From my husband’s place, it’s different from where we come from. For them, we have sinigang. It’s cooked in vinegar. It’s a little bit sour. It can be pork, it can be chicken, it can be beef, just cook it in vinegar. We call that sinigang.
Have you ever experienced any racially discriminatory practices here in the U.S. especially in Las Vegas, like racism?
I would say maybe a witness, but not to me in particular. I would say I have an advantage because I worked in a school setting. It’s not like a big corporate job where there is a lot of diversity. My first job here was in a charter school, and it is run by Asians, so there wasn’t much discrimination in terms of me being a Filipino. Right now, in this elementary school, I don’t feel any of that. But I’ve experienced being called...because you’re an Asian. We were in an accident. Somebody bumped our car, and he was obviously at fault. Then there is this person who just passed through. He was driving and he saw me. Of course, because I’m Filipina, I look
so Asian. He said, “Oh, Asians don’t know how to drive,” something like that. He was shouting it out to me on the road. That was something, but it didn’t really affect me. It’s like, eh, okay, I don’t care. Maybe because I’ve gone through all this process of immigration, it’s like, you know what? It’s not going to bother me. I know my place here. I am grateful that I’m here. I’m just grateful that I’m here being Asian. Not that it matters, but I see this as an opportunity, so I’m more of a grateful person rather than dwelling and, no, I’m here, I’m Asian, and I am much lesser than them. I’ve never really felt that, and I’m happy I didn’t feel it yet. I’m thankful that it didn’t happen in a workplace. It’s just a random person has told me that, and it doesn’t really matter.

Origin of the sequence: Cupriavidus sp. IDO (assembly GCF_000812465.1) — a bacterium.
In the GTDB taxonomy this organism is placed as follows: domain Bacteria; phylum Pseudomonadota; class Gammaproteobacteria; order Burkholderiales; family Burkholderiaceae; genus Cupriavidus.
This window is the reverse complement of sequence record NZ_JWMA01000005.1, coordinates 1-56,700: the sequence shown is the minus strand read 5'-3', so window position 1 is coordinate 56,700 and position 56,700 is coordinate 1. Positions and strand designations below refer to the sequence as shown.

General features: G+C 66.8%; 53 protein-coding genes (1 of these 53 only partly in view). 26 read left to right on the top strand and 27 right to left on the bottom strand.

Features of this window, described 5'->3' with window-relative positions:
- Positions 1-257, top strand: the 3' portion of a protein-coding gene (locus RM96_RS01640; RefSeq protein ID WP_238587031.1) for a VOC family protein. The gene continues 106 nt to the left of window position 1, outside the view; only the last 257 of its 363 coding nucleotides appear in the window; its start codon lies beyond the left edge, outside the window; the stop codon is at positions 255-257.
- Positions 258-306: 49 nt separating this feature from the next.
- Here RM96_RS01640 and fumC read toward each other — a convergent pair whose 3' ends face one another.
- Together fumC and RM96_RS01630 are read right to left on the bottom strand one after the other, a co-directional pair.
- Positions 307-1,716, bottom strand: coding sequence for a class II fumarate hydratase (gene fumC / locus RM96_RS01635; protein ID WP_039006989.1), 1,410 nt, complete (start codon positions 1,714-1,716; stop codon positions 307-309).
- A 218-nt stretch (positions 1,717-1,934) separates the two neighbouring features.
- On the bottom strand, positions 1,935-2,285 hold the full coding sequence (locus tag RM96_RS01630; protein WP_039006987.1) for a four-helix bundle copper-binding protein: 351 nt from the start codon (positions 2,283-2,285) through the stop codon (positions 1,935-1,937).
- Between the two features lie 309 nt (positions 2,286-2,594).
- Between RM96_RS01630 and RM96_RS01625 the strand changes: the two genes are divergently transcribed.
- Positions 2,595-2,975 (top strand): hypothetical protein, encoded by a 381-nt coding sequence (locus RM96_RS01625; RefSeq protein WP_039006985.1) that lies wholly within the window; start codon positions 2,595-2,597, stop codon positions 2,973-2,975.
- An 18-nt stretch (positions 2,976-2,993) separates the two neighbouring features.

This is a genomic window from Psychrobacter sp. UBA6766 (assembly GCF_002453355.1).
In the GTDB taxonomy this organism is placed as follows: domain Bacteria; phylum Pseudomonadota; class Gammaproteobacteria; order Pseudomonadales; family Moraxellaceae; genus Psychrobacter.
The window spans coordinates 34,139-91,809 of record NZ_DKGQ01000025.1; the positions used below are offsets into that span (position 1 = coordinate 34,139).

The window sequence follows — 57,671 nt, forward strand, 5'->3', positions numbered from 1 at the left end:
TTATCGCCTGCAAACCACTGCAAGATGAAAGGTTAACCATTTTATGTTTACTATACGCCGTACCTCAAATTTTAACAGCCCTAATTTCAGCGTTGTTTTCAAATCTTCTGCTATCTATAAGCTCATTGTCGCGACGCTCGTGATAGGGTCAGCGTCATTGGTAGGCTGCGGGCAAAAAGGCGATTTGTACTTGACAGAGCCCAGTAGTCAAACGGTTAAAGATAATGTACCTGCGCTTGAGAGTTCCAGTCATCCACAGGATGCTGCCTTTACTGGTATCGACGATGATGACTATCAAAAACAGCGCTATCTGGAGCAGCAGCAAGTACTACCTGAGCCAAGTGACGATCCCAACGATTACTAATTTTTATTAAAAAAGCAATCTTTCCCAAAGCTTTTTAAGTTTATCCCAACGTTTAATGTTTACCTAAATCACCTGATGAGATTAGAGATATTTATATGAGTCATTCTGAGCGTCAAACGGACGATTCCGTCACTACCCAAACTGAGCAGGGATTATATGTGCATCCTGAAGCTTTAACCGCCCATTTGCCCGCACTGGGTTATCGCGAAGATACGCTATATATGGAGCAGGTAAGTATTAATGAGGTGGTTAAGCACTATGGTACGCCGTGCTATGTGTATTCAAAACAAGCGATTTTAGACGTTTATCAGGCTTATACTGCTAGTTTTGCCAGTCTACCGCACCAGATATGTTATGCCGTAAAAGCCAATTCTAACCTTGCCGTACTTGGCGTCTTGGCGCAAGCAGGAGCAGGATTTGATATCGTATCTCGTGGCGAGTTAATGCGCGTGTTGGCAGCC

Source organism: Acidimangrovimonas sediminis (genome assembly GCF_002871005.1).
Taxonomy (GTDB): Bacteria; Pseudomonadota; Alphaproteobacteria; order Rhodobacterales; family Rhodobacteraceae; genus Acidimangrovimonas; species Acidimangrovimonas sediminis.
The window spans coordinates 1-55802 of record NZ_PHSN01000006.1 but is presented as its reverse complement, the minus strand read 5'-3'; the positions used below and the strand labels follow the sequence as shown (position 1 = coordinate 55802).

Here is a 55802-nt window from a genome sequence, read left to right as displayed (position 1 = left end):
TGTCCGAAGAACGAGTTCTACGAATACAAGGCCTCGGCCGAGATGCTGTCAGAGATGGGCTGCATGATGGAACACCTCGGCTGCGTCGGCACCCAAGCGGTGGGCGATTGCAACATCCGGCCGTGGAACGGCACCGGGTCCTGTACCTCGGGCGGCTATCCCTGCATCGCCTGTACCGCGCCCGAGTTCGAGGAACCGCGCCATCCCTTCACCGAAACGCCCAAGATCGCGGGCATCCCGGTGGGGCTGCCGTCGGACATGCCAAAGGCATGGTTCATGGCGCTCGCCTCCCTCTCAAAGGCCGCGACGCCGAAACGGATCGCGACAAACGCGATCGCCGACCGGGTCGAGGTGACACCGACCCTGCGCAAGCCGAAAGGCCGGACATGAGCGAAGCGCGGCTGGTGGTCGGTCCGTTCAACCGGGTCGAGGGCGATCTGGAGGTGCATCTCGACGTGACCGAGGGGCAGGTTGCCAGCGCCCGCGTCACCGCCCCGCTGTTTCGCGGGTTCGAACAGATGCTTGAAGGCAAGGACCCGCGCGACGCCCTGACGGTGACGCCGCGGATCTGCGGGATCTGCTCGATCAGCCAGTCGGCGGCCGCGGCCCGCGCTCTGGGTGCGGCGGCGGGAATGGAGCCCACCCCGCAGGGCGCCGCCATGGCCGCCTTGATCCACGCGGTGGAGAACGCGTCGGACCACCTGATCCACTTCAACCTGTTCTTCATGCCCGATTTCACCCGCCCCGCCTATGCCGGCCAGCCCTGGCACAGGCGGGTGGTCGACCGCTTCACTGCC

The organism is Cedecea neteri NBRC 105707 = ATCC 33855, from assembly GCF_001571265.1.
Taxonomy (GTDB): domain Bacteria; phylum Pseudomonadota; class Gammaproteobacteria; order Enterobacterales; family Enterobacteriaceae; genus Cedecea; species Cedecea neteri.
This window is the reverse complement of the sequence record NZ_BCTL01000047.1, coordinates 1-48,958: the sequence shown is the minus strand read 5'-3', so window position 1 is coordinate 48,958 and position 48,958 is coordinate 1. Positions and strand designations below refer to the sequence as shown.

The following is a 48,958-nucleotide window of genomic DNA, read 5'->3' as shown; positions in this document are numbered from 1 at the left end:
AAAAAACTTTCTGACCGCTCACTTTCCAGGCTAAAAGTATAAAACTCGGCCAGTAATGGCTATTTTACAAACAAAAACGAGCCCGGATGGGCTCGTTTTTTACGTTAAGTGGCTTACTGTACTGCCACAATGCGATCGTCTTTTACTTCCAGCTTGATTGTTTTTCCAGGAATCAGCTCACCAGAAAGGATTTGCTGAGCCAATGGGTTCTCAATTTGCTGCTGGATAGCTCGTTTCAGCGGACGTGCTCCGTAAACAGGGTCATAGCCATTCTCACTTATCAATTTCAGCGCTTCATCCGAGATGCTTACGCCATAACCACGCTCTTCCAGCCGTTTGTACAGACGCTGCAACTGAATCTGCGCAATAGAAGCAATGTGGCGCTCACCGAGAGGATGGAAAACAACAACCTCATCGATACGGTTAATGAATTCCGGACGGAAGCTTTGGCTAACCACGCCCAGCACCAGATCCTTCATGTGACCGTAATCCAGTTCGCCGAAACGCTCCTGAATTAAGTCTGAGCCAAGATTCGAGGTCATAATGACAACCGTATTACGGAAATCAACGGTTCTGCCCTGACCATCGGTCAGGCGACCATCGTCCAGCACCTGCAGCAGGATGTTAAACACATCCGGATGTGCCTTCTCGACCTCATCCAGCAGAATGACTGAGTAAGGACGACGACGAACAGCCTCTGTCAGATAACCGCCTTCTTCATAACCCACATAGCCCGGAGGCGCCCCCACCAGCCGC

I’ll turn it over to Stefani now.
When you came to Las Vegas, what part of town did you move to?
Southwest in Mountain’s Edge. We lived with our friend for about four months before we rented an apartment, which was also in the southwest.
And that’s where you live now?
Not in Mountain’s Edge, no. We are in southeast, Cactus and Silverado Ranch. What’s the other cross street? Maryland Parkway, but south Maryland Parkway.
You worked for the Sisters of Mercy in Guam.
In Guam, yes.
Do you attend a Sisters of Mercy Church here?
No. This one is a diocese one, it’s St. Peter, the Apostle Catholic Church. It’s in Boulder City, in Henderson. I haven’t really met any Sisters of Mercy out here in Las Vegas.
Does your friend still live in Mountain’s Edge?
Is that the only friend from high school that’s here?
I have another friend from high school who is in Henderson, too, yes. She is a nurse. All of my friends here in the U.S. are mostly nurses, yes, because those are the people they hire, nurses, teachers.
When you came, your daughter was of high school age, so she went straight to the Academy? Yes.
How did she like it?
Well, she had it hard over there, just like a transfer, going to a magnet school and having to practice and do academics at the same time. But I think she learned a lot about discipline over there, I want to think that.
You’re welcome. I hope it helps you for whatever you’re going to use this.
I actually have one last question.
I want to ask if there is anything you wanted to talk about that we didn’t ask you.
Awesome. Thank you so much.
[End of recorded interview]